• Other blood tests: Sometimes healthcare providers may order additional blood testing, such as for the presence of inflammatory markers that may indicate an autoimmune disorder might be present, which could contribute to the development of ITP. 


Imaging of the abdomen with a computed tomography (CT) scan, magnetic resonance imaging (MRI), or ultrasound can evaluate the abdominal organs of the liver and spleen.

Sometimes dysfunction in these organs can lead to the development of low platelets. If there is any abnormality of the liver or spleen, this likely is causing the low platelets, not ITP.

Differential Diagnosis

A finding of low platelets may be caused by other illnesses or conditions other than ITP, including:

  • TTP (thrombotic thrombocytopenic purpura): Low platelets can be found in TTP, but for a different reason than ITP. In TTP, there is not enough activity by a protein called ADAMTS13. This leads to too many clots forming in the blood, and the circulating platelets are low because they are all being used up in these clots.
  • Drug-induced thrombocytopenia: Drug-induced thrombocytopenia occurs when a medication destroys platelets or prevents the body from making enough platelets. This can happen with a variety of medications, most commonly a medication called heparin. Other medications with this risk include penicillin, nonsteroidal anti-inflammatory medications, quinine, sulfa medications, and statin medications.
  • Myelodysplastic syndrome: In myelodysplastic syndrome, the bone marrow is not functioning properly, and is unable to produce adequate numbers of blood cells. Although platelets may be affected, white blood cells and red blood cells may be too low as well.
  • Viral infection: Some viral infections, such as HIV, viral hepatitis, or the Epstein-Barr virus, may cause platelets to be low through the destruction of platelets or preventing the body from making them properly.


Immune thrombocytopenia (ITP) is a diagnosis made when the immune system destroys platelets inappropriately, resulting in low platelet counts in the blood. There are various methods of diagnosis for ITP.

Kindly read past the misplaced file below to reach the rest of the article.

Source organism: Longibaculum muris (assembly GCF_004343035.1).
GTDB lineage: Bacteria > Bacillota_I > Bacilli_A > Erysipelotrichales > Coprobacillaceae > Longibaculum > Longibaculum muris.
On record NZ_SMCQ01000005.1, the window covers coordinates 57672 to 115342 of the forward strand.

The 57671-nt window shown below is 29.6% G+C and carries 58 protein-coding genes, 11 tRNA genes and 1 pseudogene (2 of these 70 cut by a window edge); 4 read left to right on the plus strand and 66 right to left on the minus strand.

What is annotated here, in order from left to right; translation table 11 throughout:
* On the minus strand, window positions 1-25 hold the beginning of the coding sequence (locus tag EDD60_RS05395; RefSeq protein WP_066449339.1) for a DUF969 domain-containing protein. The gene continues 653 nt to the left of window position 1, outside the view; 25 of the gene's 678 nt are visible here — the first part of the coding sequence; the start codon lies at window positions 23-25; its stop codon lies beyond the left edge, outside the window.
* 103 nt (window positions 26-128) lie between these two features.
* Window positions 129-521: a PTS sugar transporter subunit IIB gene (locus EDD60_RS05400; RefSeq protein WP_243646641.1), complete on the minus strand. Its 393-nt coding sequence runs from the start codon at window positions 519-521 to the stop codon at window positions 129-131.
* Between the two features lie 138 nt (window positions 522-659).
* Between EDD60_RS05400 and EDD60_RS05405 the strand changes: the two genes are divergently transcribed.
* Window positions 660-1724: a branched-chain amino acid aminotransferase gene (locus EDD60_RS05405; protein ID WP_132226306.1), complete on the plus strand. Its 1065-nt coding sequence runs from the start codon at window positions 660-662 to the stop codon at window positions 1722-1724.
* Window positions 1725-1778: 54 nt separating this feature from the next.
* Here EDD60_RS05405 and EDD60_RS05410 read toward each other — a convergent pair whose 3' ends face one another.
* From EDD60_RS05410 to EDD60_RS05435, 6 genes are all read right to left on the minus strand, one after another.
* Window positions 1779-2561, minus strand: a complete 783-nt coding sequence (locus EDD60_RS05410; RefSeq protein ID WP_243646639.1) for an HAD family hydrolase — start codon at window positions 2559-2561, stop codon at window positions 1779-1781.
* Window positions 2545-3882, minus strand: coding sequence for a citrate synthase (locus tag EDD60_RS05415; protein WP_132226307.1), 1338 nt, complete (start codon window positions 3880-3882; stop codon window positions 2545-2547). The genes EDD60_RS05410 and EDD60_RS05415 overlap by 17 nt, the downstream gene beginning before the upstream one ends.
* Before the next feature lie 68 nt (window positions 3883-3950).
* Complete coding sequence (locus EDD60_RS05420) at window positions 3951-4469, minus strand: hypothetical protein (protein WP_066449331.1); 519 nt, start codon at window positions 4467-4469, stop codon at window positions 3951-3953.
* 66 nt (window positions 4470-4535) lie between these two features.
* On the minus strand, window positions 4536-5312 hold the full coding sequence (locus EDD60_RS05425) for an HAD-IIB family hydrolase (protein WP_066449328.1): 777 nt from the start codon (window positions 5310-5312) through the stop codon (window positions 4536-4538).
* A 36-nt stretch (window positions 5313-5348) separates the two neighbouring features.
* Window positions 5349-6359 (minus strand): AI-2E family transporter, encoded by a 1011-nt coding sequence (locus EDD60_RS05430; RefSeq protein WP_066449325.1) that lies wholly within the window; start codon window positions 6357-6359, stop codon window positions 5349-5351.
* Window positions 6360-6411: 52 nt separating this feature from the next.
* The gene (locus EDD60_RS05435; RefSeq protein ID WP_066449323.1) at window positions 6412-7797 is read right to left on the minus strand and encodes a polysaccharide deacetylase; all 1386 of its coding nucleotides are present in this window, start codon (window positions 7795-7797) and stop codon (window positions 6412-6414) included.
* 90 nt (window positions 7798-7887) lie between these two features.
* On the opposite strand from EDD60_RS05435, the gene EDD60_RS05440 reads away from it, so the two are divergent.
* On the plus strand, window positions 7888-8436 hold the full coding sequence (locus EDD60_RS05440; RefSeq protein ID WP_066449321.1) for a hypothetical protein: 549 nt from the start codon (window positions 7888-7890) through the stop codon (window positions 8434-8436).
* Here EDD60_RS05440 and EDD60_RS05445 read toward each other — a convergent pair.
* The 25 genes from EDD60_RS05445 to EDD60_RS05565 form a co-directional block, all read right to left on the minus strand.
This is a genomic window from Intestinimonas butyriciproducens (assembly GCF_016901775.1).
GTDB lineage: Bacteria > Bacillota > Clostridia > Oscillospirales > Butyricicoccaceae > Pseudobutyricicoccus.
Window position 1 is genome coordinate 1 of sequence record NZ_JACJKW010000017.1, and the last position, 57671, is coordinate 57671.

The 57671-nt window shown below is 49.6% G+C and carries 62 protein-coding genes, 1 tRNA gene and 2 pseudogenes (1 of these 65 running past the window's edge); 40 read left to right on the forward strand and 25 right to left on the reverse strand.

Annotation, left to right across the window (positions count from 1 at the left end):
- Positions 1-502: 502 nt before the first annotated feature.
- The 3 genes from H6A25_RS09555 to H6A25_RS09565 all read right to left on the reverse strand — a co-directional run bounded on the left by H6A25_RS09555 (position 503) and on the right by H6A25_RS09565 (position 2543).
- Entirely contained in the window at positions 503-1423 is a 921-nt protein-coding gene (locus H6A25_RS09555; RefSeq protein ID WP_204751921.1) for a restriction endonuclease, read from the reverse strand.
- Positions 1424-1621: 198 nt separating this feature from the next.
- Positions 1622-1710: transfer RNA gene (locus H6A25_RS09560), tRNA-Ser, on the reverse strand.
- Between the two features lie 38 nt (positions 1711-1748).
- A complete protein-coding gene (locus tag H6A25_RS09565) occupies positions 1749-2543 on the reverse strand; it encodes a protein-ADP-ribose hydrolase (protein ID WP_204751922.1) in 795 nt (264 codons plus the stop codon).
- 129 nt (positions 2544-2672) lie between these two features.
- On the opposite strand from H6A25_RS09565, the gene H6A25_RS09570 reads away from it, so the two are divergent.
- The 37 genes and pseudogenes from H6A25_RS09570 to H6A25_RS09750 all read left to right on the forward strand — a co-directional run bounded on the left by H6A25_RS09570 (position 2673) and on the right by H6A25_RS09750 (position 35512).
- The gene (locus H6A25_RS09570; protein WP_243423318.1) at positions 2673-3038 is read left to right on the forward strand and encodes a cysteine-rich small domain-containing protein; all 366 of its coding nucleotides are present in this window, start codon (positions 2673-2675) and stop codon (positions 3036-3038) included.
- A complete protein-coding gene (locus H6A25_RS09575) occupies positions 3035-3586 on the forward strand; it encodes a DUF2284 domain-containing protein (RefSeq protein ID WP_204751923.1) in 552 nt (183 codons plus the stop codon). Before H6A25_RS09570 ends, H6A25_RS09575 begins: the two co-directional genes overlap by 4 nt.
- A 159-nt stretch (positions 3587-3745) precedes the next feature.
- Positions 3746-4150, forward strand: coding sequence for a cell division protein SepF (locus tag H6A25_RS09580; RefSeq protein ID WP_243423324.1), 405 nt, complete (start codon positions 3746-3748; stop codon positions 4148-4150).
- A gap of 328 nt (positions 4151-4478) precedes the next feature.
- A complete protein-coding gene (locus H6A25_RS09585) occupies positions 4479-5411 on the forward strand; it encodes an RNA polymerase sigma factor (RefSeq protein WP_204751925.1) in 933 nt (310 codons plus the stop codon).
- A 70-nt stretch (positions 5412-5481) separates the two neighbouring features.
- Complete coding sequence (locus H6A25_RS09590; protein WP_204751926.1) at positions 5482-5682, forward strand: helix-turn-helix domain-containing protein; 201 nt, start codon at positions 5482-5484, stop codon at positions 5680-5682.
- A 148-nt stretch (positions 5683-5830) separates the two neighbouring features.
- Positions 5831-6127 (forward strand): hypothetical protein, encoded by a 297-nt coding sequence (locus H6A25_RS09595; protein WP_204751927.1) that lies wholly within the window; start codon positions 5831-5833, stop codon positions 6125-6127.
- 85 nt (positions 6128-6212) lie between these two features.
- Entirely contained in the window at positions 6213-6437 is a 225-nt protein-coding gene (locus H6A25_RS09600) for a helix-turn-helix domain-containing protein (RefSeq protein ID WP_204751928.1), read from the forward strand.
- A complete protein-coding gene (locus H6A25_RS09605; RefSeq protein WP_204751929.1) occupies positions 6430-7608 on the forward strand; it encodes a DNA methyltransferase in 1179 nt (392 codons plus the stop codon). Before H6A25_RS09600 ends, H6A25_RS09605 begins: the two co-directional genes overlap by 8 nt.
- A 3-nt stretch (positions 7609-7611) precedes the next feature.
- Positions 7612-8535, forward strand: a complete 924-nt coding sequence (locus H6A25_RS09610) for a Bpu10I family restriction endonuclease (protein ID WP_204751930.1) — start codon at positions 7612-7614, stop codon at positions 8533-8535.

A Word From Verywell

Be sure to speak to your healthcare team if you are concerned about the development of ITP, or if you are concerned that you may have low platelets. Testing may be done that can help determine the cause of the low platelets as well as a treatment plan. Also be sure to seek medical care emergently if you have ITP or any other platelet disorder and you are experiencing bleeding.

9 Sources
Verywell Health uses only high-quality sources, including peer-reviewed studies, to support the facts within our articles. Read our editorial process to learn more about how we fact-check and keep our content accurate, reliable, and trustworthy.
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  2. National Heart, Lung, and Blood Institute. Immune thrombocytopenia.

  3. National Organization for Rare Disorders. Immune thrombocytopenia.

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  5. Cleveland Clinic. thrombocytopenia.

  6. National Heart, Lung, and Blood Institute. Thrombotic thrombocytopenia purpura.

  7. MedlinePlus. Drug-induced thrombocytopenia.

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By Julie Scott, MSN, ANP-BC, AOCNP
Julie is an Adult Nurse Practitioner with oncology certification and a healthcare freelance writer with an interest in educating patients and the healthcare community.